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D.A. Carson, in his For the Love of God, Vol. 2, writes:

We must always remember that: The Gospel is not admired in Scripture primarily because of the social transformation it effects, but because it reconciles men and women to a holy God. Its purpose is not that we might feel fulfilled, but that we might be reconciled to the living and holy God. The consummation [of Christ and the Church in the future] is delightful to the transformed people of God, not simply because the environment of the new heaven and the new earth is pleasing, but because we forever live and work and worship in the unshielded radiance of the presence of our holy Maker and Redeemer. That prospect must shape how the church lives and serves, and determine the pulse of its ministry. The only alternative is high-sounding but self-serving idolatry.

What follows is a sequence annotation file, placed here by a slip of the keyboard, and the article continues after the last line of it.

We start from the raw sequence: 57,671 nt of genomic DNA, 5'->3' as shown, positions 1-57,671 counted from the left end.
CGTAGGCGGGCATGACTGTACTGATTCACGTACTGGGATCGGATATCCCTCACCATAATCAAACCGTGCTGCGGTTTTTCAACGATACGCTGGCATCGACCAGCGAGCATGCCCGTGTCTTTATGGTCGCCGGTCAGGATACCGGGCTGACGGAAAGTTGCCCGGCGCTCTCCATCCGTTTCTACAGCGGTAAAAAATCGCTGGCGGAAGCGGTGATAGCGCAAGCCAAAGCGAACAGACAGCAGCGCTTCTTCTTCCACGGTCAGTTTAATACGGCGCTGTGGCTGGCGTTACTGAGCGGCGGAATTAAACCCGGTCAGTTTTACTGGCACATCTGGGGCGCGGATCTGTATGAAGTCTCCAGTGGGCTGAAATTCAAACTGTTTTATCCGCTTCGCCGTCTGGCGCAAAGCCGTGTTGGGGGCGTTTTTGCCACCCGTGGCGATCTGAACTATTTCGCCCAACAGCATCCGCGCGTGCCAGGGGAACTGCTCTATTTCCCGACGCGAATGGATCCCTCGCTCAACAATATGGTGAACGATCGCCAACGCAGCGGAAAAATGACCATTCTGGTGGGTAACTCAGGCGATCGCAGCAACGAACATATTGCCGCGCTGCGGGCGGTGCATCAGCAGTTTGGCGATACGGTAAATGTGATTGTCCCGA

As a seminary student, I would add that the Gospel is not merely a beautiful piece of theology to be observed and appreciated for its elegance, but it is the very power of God unto salvation; and this salvation is not merely so that we won’t go to hell, but is the way that we come to know and enjoy and glorify the great God of creation as he recreates us into the image of his Son.

Glory be to the Father, and to the Son, and to the Spirit–Three in One!
As it was in the beginning, is now, and ever shall be.
World without end! Amen! Amen!

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